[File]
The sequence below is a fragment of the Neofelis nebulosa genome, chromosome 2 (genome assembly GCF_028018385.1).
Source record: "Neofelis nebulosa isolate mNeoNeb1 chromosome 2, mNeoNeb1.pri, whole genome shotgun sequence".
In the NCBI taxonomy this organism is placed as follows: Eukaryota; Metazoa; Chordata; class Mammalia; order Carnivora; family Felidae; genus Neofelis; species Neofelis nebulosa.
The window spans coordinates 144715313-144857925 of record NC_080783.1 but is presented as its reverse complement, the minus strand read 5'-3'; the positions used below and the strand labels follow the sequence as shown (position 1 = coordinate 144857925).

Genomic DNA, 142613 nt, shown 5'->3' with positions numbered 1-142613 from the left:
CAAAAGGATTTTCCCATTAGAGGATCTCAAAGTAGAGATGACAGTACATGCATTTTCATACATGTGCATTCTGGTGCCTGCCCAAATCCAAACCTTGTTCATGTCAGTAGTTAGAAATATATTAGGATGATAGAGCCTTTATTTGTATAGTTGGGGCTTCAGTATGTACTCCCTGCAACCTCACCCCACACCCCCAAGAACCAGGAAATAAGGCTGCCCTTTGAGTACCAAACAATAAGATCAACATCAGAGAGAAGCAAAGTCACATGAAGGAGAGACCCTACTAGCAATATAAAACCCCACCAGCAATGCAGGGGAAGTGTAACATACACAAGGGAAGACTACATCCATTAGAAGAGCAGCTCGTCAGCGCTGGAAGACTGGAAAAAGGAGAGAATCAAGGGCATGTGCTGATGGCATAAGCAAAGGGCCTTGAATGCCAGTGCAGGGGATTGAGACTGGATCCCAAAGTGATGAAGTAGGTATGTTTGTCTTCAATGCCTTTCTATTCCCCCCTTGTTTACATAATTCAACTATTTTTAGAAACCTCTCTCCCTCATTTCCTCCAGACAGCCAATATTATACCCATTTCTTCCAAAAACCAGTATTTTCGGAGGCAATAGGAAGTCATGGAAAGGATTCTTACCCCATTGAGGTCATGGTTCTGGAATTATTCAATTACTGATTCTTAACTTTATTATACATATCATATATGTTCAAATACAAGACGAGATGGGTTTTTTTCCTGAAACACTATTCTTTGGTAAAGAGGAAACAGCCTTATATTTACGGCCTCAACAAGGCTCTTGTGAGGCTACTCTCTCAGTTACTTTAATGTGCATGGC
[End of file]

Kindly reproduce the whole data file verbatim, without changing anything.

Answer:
The sequence below is a fragment of the Neofelis nebulosa genome, chromosome 2 (genome assembly GCF_028018385.1).
Source record: "Neofelis nebulosa isolate mNeoNeb1 chromosome 2, mNeoNeb1.pri, whole genome shotgun sequence".
In the NCBI taxonomy this organism is placed as follows: Eukaryota; Metazoa; Chordata; class Mammalia; order Carnivora; family Felidae; genus Neofelis; species Neofelis nebulosa.
The window spans coordinates 144715313-144857925 of record NC_080783.1 but is presented as its reverse complement, the minus strand read 5'-3'; the positions used below and the strand labels follow the sequence as shown (position 1 = coordinate 144857925).

Genomic DNA, 142613 nt, shown 5'->3' with positions numbered 1-142613 from the left:
CAAAAGGATTTTCCCATTAGAGGATCTCAAAGTAGAGATGACAGTACATGCATTTTCATACATGTGCATTCTGGTGCCTGCCCAAATCCAAACCTTGTTCATGTCAGTAGTTAGAAATATATTAGGATGATAGAGCCTTTATTTGTATAGTTGGGGCTTCAGTATGTACTCCCTGCAACCTCACCCCACACCCCCAAGAACCAGGAAATAAGGCTGCCCTTTGAGTACCAAACAATAAGATCAACATCAGAGAGAAGCAAAGTCACATGAAGGAGAGACCCTACTAGCAATATAAAACCCCACCAGCAATGCAGGGGAAGTGTAACATACACAAGGGAAGACTACATCCATTAGAAGAGCAGCTCGTCAGCGCTGGAAGACTGGAAAAAGGAGAGAATCAAGGGCATGTGCTGATGGCATAAGCAAAGGGCCTTGAATGCCAGTGCAGGGGATTGAGACTGGATCCCAAAGTGATGAAGTAGGTATGTTTGTCTTCAATGCCTTTCTATTCCCCCCTTGTTTACATAATTCAACTATTTTTAGAAACCTCTCTCCCTCATTTCCTCCAGACAGCCAATATTATACCCATTTCTTCCAAAAACCAGTATTTTCGGAGGCAATAGGAAGTCATGGAAAGGATTCTTACCCCATTGAGGTCATGGTTCTGGAATTATTCAATTACTGATTCTTAACTTTATTATACATATCATATATGTTCAAATACAAGACGAGATGGGTTTTTTTCCTGAAACACTATTCTTTGGTAAAGAGGAAACAGCCTTATATTTACGGCCTCAACAAGGCTCTTGTGAGGCTACTCTCTCAGTTACTTTAATGTGCATGGC